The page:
Judge Brett Cullum says, "Yeah, Little Boy Blue. He needed the..." Oh, sorry—wrong "DICE." Our bad.
DICE speeds to the rescue!
Kids have gotten in on the anime craze in a big way, but a lot of titles just aren't appropriate for the under-thirteen set. One company, Bandai, seems committed to the young viewers and fans, providing them with shows like Power Rangers, Digimon, and now DICE. It's a show, it's a toy line, it's a marketing ploy, all rolled into one shiny happy package for boys and girls who dream of teen heroes driving fast ships that turn into mecha dinosaurs. You can't judge a title like DICE: High Speed Action along the same lines as you would something like the Ghost in the Shell series. This is a show that's about simple desires—speed, toys, and fast plots that disappear into the ether as quickly as they came. It's fine fun for the young and young-at-heart, but not a series for serious anime fans. There is hardly any real violence in the show, and when it does appear it's always robot versus robot. Most of shows have the characters racing against the clock to save the day rather than engaging in constant combat. Welcome to the lighter side of anime.
In case you are wondering, DICE stands for "DNA Integrated Cybernetic Enterprises." It's just an acronym for an organization who wants to help the hopeless across the galaxy. This series concentrates on one of DICE's units, comprised entirely of pre-teens and teenagers. Each member of the F99 group pilots a ship that can transform into either a mechanical armor suit or a mechanical dinosaur (depending on their need and mood). It seems mandatory that one person says to the team, "I need help, and I'm not sure a gang of school kids can do the job." I guess someone has to carry on the Scooby Doo legacy—kids solving adult problems—even in anime.
On DICE: High Speed Action (the second volume of the series) we find five episodes that are all very well self-contained for the most part. We start off with the galactic heroes of F99 entering a Grand Prix race where the favorites to win mysteriously die. Is it corporate greed or something more sinister? Then Jet (the feisty red-headed twelve-year-old) and Tak (the fifteen-year-old captain) take off to explore a mysterious planet that only appears every twenty-seven years. After that escapade, the team has to stop an interplanetary war, find out about the disappearance of a strange bird, locate a missing artifact, and contend with the Phantom Knight (their nemesis), who pops up now and then to taunt them.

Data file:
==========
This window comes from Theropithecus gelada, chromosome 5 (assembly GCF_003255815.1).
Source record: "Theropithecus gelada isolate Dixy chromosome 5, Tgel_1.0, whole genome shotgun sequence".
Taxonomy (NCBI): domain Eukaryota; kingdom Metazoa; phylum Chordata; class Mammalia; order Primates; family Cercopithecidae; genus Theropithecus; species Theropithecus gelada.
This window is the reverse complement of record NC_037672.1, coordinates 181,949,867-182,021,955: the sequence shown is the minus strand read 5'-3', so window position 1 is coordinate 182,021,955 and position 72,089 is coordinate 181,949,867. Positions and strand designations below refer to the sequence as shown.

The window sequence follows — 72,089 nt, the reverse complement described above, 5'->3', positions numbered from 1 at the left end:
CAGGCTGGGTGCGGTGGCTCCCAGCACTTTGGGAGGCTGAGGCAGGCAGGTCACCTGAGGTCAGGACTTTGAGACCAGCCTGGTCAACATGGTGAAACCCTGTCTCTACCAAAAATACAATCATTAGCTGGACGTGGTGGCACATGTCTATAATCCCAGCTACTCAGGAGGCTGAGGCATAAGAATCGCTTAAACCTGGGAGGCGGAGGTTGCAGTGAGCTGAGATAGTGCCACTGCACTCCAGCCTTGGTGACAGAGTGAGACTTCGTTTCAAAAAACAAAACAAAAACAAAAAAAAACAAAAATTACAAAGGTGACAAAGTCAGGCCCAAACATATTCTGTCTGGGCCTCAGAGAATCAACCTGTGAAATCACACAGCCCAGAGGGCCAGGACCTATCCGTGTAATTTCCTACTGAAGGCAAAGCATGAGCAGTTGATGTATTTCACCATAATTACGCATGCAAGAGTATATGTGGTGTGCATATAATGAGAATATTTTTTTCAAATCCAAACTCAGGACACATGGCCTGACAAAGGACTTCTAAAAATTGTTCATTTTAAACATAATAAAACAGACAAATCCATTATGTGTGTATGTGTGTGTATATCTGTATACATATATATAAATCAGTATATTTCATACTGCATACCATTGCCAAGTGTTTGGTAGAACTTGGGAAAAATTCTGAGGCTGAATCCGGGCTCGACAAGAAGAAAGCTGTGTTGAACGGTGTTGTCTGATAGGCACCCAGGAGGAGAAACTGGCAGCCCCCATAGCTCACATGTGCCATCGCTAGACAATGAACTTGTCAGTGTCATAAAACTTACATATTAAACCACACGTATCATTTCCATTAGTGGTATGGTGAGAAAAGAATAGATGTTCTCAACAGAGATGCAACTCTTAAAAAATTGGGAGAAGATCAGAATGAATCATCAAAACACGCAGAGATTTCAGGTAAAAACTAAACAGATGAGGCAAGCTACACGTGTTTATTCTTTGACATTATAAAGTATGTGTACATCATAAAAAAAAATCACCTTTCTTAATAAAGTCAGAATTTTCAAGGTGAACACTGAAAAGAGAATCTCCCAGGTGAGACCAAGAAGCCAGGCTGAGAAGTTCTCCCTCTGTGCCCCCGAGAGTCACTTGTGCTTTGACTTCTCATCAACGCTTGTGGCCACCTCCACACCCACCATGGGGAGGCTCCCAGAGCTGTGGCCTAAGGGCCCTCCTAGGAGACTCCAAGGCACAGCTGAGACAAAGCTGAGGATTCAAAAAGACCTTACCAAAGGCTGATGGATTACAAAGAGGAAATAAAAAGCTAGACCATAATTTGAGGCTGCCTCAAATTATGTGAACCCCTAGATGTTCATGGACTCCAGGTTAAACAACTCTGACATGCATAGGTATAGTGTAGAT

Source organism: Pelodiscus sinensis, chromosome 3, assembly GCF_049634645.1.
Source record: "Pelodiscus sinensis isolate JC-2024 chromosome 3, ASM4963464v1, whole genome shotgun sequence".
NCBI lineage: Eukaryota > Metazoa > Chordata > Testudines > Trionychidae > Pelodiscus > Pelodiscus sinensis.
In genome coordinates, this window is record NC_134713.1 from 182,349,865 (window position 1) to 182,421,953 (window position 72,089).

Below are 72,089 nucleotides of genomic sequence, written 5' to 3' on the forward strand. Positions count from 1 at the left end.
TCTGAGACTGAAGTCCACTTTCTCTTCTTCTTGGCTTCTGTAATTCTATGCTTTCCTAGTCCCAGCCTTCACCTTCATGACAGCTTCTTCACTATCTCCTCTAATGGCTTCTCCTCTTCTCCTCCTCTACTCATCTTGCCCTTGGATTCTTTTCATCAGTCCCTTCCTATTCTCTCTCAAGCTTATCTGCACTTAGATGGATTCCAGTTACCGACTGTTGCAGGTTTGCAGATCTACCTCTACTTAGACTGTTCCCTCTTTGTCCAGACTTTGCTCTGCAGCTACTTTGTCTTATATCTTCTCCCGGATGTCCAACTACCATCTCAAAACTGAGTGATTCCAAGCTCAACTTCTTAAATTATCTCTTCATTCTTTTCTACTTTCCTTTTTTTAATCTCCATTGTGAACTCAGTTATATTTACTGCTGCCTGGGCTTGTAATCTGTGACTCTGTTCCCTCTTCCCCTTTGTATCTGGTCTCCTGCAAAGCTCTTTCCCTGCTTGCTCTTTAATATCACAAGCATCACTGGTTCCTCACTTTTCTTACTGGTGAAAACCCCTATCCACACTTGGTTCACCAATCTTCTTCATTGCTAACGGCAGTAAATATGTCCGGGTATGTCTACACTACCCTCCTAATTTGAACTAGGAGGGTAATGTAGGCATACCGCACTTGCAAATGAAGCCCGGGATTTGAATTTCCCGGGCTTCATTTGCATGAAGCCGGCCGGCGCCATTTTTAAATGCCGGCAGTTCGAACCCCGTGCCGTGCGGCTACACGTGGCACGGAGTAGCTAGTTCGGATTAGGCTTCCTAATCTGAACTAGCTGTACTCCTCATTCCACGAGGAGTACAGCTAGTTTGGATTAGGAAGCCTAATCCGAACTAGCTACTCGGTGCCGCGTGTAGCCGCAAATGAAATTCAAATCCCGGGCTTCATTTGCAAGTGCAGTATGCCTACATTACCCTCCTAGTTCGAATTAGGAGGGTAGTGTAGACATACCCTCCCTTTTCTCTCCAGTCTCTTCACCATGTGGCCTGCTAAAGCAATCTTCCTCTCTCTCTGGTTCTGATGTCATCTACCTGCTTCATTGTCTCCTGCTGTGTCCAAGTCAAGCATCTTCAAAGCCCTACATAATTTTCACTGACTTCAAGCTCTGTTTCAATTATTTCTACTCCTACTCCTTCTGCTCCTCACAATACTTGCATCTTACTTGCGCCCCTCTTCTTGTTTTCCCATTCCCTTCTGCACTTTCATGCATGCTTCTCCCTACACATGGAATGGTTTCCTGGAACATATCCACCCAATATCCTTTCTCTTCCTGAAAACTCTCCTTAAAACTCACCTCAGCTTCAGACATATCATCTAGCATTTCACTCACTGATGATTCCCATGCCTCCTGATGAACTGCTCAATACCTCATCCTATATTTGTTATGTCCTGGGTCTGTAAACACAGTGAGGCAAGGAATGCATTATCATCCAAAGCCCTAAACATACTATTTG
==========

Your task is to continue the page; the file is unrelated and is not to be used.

It's all standard fluff that uses what worked in so many shows before it. As a result, DICE will give sophisticated anime viewers a sense of déja vu. They'll constantly scratch their heads and ask "Haven't I seen this before?" Truth is, you have. But the intended audience should like it well enough. Kids will recognize the show from its airings on The Cartoon Network, and they should be the ones who clamor for something like this.
Bandai provides consumers with a stripped-down, bare-bones edition for DICE: High Speed Action. You get the five episodes with no bonus material at all. There is only one English track, and it only uses two speakers. The audio is strong in quality, but I would have liked a surround track to give some force to all the fluff. The transfers are fullscreen, and the colors look strong and vibrant. This is a bright series full of a lot of color, and seems to be authored quite well. Bandai knows what they are doing with shows like this. All in all, not a bad disc for kids or fans of simple, straightforward anime.
Give us your feedback!
What's "fair"? Whether positive or negative, our reviews should be unbiased, informative, and critique the material on its own merits.
Scales of Justice
Review content copyright © 2005 Brett Cullum; Site design and review layout copyright © 2014 Verdict Partners LLC. All rights reserved.